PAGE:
Germany on Brexit: Britain needs to get moving

German Foreign Minister Heiko Maas said “the British government will need to move” in order for Brexit to take place in as orderly a way as possible.

The status of the border between Northern Ireland and the Irish Republic is one of the main stumbling blocks in the Brexit negotiations.

British Prime Minister Theresa May has agreed in principle to a binding “backstop” to ensure a soft border irrespective of future EU-U.K. ties, but later balked at an EU proposal to achieve that by treating Northern Ireland as a separate customs area to the rest of the United Kingdom

 

Image result for Germany on Brexit: Britain needs to get moving

 

 

The British government needs to get moving in Brexit negotiations, including on the Northern Ireland border issue, German Foreign Minister Heiko Maas said in a media interview published on Wednesday.

On Tuesday, Brexit minister Dominic Raab said Britain had put forward a “real offer” to a win a deal on leaving the European Union by October, suggesting the government would not shift much from its agreed negotiating stance.

But Maas told the Funke group of newspapers: “In order for the departure to be carried out in as orderly a way as possible, the British government will need to move.”

 

Image result for Germany on Brexit: Britain needs to get moving

 

 

“On the one hand, on the issue of the border between Northern Ireland and EU member the Irish Republic and secondly, on the undivided internal market, where Britain cannot cherry pick,” he added.

The status of the border between Northern Ireland and the Irish Republic is one of the main stumbling blocks in the Brexit negotiations.

British Prime Minister Theresa May in December agreed in principle to a binding “backstop” to ensure a soft border irrespective of future EU-UK ties, but later balked at an EU proposal to achieve this by treating Northern Ireland as a separate customs area to the rest of the United Kingdom.

 

Image result for Germany on Brexit: Britain needs to get moving

 

 

Maas said the time pressure was strong, adding: “But we won’t let ourselves be put under pressure. We won’t enter any deals that would be to the detriment of Europe.”

Germany’s Foreign Minister Heiko Maas has said the British government needs to get moving in Brexit negotiations, including on the Northern Ireland border issue.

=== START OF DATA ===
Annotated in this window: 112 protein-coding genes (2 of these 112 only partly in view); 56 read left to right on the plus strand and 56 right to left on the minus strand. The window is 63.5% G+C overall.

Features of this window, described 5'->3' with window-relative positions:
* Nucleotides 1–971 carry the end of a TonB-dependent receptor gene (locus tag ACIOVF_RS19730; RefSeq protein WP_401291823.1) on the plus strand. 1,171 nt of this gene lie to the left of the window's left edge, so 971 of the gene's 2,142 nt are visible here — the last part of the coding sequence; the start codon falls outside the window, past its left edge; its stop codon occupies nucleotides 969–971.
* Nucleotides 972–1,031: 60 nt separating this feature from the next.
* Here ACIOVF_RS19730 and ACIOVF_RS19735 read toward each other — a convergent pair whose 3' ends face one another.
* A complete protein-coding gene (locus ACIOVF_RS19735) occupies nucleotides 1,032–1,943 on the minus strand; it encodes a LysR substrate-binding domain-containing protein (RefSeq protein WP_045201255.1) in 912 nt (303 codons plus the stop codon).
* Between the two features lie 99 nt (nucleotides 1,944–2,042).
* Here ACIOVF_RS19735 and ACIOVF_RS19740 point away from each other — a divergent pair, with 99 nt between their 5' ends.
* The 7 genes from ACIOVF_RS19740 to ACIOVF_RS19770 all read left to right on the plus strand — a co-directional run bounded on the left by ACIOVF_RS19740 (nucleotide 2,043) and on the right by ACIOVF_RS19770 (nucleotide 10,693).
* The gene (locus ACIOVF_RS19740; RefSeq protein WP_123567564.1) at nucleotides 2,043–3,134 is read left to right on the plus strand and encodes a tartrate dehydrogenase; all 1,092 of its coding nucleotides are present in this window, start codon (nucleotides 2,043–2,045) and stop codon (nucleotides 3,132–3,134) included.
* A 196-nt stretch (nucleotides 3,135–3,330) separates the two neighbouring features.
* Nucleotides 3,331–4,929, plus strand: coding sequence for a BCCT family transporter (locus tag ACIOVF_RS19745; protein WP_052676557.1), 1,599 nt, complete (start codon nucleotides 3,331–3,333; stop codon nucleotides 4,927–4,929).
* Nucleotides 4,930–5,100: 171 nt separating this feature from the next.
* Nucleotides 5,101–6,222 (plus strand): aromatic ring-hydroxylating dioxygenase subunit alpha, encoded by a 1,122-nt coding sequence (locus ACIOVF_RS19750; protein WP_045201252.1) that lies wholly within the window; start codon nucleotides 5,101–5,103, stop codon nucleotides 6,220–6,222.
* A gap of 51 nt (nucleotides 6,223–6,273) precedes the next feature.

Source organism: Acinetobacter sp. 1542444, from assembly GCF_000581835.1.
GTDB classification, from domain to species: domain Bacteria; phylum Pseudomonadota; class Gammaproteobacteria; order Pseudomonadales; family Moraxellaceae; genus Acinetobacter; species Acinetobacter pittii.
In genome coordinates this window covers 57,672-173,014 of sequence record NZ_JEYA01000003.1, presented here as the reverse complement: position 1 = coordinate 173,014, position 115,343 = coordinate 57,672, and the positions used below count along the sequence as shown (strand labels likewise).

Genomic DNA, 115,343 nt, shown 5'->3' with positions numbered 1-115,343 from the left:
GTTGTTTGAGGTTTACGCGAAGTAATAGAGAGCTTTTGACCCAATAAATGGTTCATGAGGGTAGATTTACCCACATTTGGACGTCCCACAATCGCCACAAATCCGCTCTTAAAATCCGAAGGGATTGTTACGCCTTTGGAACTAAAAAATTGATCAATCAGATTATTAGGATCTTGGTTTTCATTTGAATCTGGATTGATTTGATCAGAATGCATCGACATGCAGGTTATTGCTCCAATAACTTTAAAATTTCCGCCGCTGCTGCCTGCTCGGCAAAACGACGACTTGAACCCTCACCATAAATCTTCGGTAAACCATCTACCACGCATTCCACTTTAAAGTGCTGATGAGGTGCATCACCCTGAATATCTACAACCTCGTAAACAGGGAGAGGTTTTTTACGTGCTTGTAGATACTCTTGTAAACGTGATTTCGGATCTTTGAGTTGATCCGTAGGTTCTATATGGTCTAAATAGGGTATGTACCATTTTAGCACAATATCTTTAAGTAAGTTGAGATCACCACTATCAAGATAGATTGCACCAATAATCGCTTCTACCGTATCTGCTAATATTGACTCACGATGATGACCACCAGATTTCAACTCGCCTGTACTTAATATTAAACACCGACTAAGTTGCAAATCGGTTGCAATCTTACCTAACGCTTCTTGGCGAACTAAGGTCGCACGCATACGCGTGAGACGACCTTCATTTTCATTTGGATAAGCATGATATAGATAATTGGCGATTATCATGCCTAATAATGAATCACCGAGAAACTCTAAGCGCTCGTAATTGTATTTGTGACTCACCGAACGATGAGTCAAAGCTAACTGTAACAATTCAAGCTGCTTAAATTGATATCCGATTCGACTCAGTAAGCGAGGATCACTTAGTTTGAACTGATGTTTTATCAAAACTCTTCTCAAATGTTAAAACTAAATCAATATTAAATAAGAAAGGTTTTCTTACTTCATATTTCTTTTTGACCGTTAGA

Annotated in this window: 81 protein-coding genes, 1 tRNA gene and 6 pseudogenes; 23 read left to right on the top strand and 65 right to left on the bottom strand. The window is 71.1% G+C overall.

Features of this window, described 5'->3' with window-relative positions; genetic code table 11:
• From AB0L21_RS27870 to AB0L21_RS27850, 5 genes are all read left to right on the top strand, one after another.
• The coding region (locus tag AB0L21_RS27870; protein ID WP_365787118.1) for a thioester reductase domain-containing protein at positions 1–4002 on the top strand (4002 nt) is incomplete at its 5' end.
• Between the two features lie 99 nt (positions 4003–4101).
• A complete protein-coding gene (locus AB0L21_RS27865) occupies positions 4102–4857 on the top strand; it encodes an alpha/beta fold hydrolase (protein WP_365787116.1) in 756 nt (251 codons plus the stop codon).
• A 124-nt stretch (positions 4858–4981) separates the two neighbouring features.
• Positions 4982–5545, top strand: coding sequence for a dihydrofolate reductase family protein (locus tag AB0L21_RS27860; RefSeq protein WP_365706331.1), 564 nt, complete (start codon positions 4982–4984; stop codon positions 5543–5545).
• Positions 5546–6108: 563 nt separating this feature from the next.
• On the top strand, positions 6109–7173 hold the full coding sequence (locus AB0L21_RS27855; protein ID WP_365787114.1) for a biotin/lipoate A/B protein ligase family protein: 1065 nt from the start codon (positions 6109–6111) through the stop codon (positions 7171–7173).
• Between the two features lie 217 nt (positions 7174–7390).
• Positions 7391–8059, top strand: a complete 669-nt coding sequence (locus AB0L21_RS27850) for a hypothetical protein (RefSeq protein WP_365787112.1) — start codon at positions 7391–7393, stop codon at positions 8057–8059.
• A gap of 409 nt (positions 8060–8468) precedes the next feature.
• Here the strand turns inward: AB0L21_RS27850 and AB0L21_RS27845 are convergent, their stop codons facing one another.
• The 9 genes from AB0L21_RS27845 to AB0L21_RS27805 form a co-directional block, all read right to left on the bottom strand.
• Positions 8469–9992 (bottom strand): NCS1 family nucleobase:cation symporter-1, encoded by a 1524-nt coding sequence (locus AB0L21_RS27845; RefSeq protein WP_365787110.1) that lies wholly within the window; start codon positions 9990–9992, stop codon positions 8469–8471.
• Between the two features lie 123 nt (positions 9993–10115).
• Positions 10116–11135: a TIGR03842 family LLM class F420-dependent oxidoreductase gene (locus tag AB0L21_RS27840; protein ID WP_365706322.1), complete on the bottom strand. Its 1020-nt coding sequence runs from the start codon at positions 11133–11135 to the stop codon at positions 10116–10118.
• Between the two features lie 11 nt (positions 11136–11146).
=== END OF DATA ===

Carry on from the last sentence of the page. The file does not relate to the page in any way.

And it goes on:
Yesterday, Brexit minister Dominic Raab said Britain had put forward a “real offer” to a win a deal on leaving the European Union by October, suggesting the government would not shift much from its agreed negotiating stance.

 

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But Maas told the Funke group of newspapers: “In order for the departure to be carried out in as orderly a way as possible, the British government will need to move.”

“On the one hand on the issue of the border between Northern Ireland and EU member the Irish Republic and secondly on the undivided internal market, where Britain cannot cherry-pick,” he added.

The status of the border between Northern Ireland and the Irish Republic is one of the main stumbling blocks in the Brexit negotiations.

British Prime Minister Theresa May agreed in principle in December to a binding “backstop” to ensure a soft border, irrespective of future EU-UK ties.

 

 

Image result for Germany on Brexit: Britain needs to get moving

 

 

However, she later balked at an EU proposal to achieve this by treating Northern Ireland as a separate customs area to the rest of the United Kingdom.

Maas said the time pressure was strong, adding: “But we won’t let ourselves be put under pressure. We won’t enter any deals that would be to the detriment of Europe.”

Meanwhile, the UK and the EU continue their Brexit negotiations in Brussels today, with Brexit Secretary Dominic Raab meeting with the EU’s chief Brexit negotiator Michel Barnier.

 

 

Image result for Germany on Brexit: Britain needs to get moving

 

 

The meetings come after Theresa May confirmed she had taken personal charge of the negotiations, with Mr Raab “deputising” for her in Brussels.

Mr Raab told MPs he would be going to Brussels today “striving very hard with our team to get the very best deal”. He insisted the UK would not “cower in the corner” in the talks.

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